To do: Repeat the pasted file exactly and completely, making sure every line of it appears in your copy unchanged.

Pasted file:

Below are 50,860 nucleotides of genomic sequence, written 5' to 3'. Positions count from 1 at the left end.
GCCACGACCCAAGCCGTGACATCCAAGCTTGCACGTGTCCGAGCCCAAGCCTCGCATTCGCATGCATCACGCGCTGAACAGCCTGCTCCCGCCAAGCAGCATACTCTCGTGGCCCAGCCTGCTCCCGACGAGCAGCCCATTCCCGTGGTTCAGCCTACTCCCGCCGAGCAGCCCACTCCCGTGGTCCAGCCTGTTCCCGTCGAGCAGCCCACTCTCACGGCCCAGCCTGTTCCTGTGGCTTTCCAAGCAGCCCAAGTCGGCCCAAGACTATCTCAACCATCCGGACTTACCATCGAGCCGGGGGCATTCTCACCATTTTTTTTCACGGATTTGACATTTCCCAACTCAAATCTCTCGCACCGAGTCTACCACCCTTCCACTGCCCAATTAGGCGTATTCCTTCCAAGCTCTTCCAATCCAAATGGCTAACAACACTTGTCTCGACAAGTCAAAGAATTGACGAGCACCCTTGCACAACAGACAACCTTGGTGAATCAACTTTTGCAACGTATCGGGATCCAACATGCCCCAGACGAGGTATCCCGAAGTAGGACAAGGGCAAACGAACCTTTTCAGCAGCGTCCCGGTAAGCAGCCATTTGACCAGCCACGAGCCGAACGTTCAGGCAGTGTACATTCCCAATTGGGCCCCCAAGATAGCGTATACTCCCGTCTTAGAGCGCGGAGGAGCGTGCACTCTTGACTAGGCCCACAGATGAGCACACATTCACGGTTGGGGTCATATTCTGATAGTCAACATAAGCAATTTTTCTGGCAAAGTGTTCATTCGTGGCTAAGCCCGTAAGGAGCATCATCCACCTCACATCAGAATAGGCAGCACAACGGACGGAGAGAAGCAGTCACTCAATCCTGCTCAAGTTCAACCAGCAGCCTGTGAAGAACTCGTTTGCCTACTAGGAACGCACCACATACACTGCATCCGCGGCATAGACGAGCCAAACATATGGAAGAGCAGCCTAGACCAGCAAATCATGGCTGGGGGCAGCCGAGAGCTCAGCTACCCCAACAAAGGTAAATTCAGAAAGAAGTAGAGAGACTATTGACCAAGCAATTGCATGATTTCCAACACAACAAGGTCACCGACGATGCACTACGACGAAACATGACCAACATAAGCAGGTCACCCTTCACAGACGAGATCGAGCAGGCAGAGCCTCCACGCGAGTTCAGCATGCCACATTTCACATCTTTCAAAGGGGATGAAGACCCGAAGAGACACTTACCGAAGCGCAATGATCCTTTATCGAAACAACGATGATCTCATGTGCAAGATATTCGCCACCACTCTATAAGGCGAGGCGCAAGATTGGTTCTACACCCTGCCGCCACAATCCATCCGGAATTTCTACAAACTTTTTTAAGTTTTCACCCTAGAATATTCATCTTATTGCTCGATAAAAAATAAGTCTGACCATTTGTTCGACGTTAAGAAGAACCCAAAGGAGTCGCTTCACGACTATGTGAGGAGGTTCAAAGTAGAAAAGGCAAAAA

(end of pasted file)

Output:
Below are 50,860 nucleotides of genomic sequence, written 5' to 3'. Positions count from 1 at the left end.
GCCACGACCCAAGCCGTGACATCCAAGCTTGCACGTGTCCGAGCCCAAGCCTCGCATTCGCATGCATCACGCGCTGAACAGCCTGCTCCCGCCAAGCAGCATACTCTCGTGGCCCAGCCTGCTCCCGACGAGCAGCCCATTCCCGTGGTTCAGCCTACTCCCGCCGAGCAGCCCACTCCCGTGGTCCAGCCTGTTCCCGTCGAGCAGCCCACTCTCACGGCCCAGCCTGTTCCTGTGGCTTTCCAAGCAGCCCAAGTCGGCCCAAGACTATCTCAACCATCCGGACTTACCATCGAGCCGGGGGCATTCTCACCATTTTTTTTCACGGATTTGACATTTCCCAACTCAAATCTCTCGCACCGAGTCTACCACCCTTCCACTGCCCAATTAGGCGTATTCCTTCCAAGCTCTTCCAATCCAAATGGCTAACAACACTTGTCTCGACAAGTCAAAGAATTGACGAGCACCCTTGCACAACAGACAACCTTGGTGAATCAACTTTTGCAACGTATCGGGATCCAACATGCCCCAGACGAGGTATCCCGAAGTAGGACAAGGGCAAACGAACCTTTTCAGCAGCGTCCCGGTAAGCAGCCATTTGACCAGCCACGAGCCGAACGTTCAGGCAGTGTACATTCCCAATTGGGCCCCCAAGATAGCGTATACTCCCGTCTTAGAGCGCGGAGGAGCGTGCACTCTTGACTAGGCCCACAGATGAGCACACATTCACGGTTGGGGTCATATTCTGATAGTCAACATAAGCAATTTTTCTGGCAAAGTGTTCATTCGTGGCTAAGCCCGTAAGGAGCATCATCCACCTCACATCAGAATAGGCAGCACAACGGACGGAGAGAAGCAGTCACTCAATCCTGCTCAAGTTCAACCAGCAGCCTGTGAAGAACTCGTTTGCCTACTAGGAACGCACCACATACACTGCATCCGCGGCATAGACGAGCCAAACATATGGAAGAGCAGCCTAGACCAGCAAATCATGGCTGGGGGCAGCCGAGAGCTCAGCTACCCCAACAAAGGTAAATTCAGAAAGAAGTAGAGAGACTATTGACCAAGCAATTGCATGATTTCCAACACAACAAGGTCACCGACGATGCACTACGACGAAACATGACCAACATAAGCAGGTCACCCTTCACAGACGAGATCGAGCAGGCAGAGCCTCCACGCGAGTTCAGCATGCCACATTTCACATCTTTCAAAGGGGATGAAGACCCGAAGAGACACTTACCGAAGCGCAATGATCCTTTATCGAAACAACGATGATCTCATGTGCAAGATATTCGCCACCACTCTATAAGGCGAGGCGCAAGATTGGTTCTACACCCTGCCGCCACAATCCATCCGGAATTTCTACAAACTTTTTTAAGTTTTCACCCTAGAATATTCATCTTATTGCTCGATAAAAAATAAGTCTGACCATTTGTTCGACGTTAAGAAGAACCCAAAGGAGTCGCTTCACGACTATGTGAGGAGGTTCAAAGTAGAAAAGGCAAAAA